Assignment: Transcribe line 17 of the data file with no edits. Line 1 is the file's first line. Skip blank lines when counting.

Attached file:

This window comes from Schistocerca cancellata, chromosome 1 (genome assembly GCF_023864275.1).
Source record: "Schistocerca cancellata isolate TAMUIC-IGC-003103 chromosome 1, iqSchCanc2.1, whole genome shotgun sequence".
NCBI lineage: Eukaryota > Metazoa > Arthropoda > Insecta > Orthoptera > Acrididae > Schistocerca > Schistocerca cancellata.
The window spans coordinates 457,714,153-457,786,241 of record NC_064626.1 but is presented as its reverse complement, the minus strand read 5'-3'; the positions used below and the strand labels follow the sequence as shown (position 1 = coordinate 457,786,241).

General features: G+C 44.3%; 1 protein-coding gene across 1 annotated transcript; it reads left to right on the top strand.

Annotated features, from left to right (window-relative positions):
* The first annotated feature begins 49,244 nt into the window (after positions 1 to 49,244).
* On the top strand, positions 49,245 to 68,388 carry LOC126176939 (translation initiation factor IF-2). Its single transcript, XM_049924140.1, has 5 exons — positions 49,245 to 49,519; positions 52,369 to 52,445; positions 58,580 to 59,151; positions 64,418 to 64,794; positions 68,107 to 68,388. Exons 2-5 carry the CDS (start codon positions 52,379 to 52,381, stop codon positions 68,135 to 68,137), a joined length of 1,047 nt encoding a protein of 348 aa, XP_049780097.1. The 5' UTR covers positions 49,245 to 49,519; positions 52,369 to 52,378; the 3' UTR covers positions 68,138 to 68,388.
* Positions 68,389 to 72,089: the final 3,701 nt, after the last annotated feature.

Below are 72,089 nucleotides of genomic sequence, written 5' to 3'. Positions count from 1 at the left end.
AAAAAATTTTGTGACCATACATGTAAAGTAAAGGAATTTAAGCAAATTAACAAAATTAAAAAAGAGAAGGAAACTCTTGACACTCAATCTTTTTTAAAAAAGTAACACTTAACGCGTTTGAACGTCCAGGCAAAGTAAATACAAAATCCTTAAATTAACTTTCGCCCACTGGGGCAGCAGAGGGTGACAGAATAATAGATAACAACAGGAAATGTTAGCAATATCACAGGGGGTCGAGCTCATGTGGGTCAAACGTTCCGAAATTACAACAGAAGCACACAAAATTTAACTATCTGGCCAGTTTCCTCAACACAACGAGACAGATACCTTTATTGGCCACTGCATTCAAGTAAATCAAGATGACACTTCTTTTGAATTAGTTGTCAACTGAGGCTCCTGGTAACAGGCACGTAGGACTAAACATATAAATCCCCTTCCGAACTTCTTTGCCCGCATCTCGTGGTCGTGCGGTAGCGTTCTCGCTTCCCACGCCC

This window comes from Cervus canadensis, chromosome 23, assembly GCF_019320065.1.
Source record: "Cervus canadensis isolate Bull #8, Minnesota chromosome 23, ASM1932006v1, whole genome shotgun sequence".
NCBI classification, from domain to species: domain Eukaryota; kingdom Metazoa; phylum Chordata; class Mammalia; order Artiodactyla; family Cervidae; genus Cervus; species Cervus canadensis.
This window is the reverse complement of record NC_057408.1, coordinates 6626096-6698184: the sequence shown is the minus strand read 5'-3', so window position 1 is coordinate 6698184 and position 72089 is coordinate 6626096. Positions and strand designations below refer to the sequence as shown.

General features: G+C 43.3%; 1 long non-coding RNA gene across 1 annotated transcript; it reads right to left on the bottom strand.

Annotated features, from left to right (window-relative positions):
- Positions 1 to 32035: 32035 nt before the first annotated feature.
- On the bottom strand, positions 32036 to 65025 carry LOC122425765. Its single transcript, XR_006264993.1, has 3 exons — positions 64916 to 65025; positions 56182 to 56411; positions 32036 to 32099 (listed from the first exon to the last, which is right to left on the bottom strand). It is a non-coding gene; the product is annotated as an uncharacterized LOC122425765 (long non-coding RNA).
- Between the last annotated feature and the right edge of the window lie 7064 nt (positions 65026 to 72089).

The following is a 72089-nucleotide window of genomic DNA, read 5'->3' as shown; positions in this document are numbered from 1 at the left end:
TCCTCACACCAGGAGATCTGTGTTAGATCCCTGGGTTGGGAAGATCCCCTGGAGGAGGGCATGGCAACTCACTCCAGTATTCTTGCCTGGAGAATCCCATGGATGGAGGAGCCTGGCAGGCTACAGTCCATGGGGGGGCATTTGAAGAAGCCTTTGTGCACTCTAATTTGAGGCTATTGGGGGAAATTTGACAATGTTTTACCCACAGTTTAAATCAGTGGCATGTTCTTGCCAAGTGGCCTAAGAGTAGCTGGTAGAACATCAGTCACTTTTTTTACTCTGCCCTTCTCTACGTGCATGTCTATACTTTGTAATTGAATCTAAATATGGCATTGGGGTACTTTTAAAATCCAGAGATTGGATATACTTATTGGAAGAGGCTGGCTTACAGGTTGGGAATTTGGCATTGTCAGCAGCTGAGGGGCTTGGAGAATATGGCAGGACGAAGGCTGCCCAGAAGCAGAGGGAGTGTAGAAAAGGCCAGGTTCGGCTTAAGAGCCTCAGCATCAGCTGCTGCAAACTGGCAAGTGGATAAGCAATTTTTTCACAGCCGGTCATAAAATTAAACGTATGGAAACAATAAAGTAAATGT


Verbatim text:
Annotated features, from left to right (window-relative positions):